• Designers of modern state-of-the-art processing systems are continually attempting to enhance performance aspects of such systems. One technique for enhancing data processing efficiency is the achievement of short cycle times and a low Cycles-Per-Instruction (CPI) ratio. An example of the application of these techniques to an enhanced data processing system is the International Business Machines Corporation RISC System/6000 (RS/6000) computer. The RS/6000 system is designed to perform well in numerically intensive engineering and scientific applications as well as in multi-user, commercial environments. The RS/6000 processor employs a superscalar implementation, which means that multiple instructions are issued and executed simultaneously.
  • The simultaneous issuance and execution of multiple instructions requires independent functional units that can execute concurrently with a high instruction bandwidth. The RS/6000 system achieves this by utilizing separate branch, fixed point and floating point processing units which are pipelined in nature. In view of the pipelined nature of the processors in such systems, care must be taken to ensure that a result from a particular instruction which is necessary for execution of a subsequent instruction is obtained prior to dispatching the subsequent instruction. One technique for ensuring that such so-called "data dependency hazards" do not occur is the restriction of the dispatching of a particular instruction until such time as all preceding instructions have been dispatched. While this technique ensures that data dependency hazards will not occur, the performance penalty encountered utilizing this technique is substantial.
  • As a consequence, modern superscalar data processing systems often utilize a so-called "data dependency interlock circuit." Such circuits contain logic which operates in concert with instruction dispatch circuitry to ensure that an instruction is not dispatched until such time as a result from a preceding instruction which is necessary for correct execution of that instruction has been obtained. The amount of logic required to implement a data dependency interlock circuit is directly proportional to the number of source operands within each instruction. A source operand is a field within an instruction which is utilized to access an operand within a register file for utilization in execution of that instruction.
  • While data dependency interlock circuits permit data dependency hazards to be avoided without encountering the substantial performance penalty described above, the design and implementation of data dependency interlock circuits for instructions which include larger numbers of source and destination operands becomes quite complex. The dependency interlocks inhibit dispatch of dependent instructions which prevent following instructions, which may be independent and executable, from entering the dispatcher to be dispatched and executed.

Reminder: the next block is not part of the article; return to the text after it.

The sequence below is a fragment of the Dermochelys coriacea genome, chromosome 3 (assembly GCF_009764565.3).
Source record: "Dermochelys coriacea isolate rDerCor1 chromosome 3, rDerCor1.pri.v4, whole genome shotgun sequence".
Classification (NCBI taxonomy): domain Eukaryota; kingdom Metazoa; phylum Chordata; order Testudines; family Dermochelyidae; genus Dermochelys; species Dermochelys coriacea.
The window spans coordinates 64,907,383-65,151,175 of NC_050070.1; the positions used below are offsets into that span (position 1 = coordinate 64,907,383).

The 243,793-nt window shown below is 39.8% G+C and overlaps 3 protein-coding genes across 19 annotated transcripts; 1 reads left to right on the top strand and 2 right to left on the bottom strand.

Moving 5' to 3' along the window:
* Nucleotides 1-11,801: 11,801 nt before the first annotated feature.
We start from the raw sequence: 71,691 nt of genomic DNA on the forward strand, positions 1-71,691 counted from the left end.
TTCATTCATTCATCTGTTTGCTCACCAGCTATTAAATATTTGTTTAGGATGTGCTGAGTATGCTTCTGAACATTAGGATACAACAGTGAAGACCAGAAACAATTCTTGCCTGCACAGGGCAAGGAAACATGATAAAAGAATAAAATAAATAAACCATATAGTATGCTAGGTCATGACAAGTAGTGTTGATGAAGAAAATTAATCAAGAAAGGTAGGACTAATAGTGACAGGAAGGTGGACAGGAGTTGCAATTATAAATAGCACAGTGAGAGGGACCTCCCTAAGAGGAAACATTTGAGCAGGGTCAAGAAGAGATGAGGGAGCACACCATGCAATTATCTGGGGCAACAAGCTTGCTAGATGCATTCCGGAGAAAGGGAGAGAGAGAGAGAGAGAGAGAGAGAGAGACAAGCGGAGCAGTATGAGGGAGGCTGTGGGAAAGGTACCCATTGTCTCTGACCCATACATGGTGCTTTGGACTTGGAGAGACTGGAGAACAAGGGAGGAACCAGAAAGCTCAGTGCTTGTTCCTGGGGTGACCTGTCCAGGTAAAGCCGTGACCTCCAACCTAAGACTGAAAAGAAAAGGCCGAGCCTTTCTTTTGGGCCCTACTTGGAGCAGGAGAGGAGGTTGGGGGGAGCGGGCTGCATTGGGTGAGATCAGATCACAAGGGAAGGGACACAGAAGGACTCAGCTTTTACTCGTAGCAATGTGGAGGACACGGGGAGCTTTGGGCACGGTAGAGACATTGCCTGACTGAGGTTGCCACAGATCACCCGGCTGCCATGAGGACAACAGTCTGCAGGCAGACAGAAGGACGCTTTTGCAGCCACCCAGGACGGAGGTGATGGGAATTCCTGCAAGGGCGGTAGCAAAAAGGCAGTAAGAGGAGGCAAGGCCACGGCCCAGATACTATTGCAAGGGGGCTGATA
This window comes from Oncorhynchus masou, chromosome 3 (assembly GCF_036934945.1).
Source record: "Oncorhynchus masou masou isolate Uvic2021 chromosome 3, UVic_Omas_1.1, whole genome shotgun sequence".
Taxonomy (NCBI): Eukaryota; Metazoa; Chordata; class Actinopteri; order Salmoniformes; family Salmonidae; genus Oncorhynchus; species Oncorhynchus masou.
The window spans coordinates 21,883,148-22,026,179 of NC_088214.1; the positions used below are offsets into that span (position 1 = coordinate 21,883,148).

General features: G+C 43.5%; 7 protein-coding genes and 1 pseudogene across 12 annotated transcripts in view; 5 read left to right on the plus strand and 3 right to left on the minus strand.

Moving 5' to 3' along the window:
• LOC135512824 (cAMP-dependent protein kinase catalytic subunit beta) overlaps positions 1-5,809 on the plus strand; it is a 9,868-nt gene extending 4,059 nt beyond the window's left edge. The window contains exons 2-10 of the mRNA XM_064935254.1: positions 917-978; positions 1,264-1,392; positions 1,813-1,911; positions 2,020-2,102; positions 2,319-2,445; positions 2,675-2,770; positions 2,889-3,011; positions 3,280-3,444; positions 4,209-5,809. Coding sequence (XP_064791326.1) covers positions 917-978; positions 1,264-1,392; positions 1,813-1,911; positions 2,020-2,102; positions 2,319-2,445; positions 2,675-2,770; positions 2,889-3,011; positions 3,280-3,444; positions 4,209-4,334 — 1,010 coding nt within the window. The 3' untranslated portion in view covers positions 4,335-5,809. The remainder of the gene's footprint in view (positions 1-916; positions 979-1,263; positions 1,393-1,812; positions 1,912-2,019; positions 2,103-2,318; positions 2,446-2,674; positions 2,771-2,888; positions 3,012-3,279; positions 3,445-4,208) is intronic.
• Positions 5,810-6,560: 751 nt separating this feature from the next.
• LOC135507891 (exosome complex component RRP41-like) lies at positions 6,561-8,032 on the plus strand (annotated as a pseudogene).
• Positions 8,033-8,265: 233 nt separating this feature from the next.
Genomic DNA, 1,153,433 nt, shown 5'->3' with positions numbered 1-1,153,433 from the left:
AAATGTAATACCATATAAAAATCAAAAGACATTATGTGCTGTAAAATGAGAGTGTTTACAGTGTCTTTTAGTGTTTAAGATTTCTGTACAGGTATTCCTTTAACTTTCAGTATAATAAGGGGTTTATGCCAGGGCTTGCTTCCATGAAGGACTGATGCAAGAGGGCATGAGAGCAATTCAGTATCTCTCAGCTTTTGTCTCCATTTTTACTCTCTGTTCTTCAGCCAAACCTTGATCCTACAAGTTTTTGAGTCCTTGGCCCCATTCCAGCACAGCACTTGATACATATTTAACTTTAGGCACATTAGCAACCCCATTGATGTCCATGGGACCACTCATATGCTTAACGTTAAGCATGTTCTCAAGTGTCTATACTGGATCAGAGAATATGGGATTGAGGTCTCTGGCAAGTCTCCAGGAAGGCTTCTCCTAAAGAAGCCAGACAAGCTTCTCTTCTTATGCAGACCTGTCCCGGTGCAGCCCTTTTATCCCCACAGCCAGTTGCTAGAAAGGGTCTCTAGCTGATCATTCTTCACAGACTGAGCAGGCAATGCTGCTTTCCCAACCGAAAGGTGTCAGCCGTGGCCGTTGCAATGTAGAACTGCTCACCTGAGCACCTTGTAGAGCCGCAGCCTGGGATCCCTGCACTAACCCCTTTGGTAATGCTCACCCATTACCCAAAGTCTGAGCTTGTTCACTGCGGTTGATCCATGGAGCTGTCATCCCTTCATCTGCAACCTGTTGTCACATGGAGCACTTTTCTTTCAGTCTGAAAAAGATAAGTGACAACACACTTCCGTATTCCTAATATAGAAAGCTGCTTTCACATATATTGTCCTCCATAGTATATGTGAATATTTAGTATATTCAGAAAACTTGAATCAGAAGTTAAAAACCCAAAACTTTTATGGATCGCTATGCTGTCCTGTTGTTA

• The data dependency hazards which occur with the simultaneous execution of multiple instructions in a single processor cycle have also been addressed by utilizing an approach known as "register renaming." Register renaming is a technique utilized to temporarily place the results of a particular instruction into a register for potential use by later instructions prior to the time the final result from an instruction is placed wi thin a register file. Register renaming is generally accomplished by providing a register file array with extra locations and a pointer arrangement to identify particular physical registers which have been assigned to logical registers. Selected prior art approaches also utilize multiple register file arrays to provide many "read" ports for data or for holding previous results for backup in the case of exceptions. While this technique provides the ability to simultaneously dispatch and execute multiple instructions where serial execution might otherwise be necessary, a problem exists with the dispatching of instructions to execution units utilizing such techniques. The requirement that an instruction utilize particular data or operands for execution has generally rendered it impossible to dispatch an instruction and associated data to an execution unit within a single processor cycle since the dispatch unit, or the execution unit must generally perform a complex read through a lookup table or pointer system to determine when a temporary register contains the required data for execution of the instruction.
  • Furthermore, certain systems may rename a register more than once in a single processor cycle. Consequently, in those systems which utilize a lookup table for register renaming, a massive lookup table may be necessary in order to be able to determine the most recently assigned rename buffer for a particular register.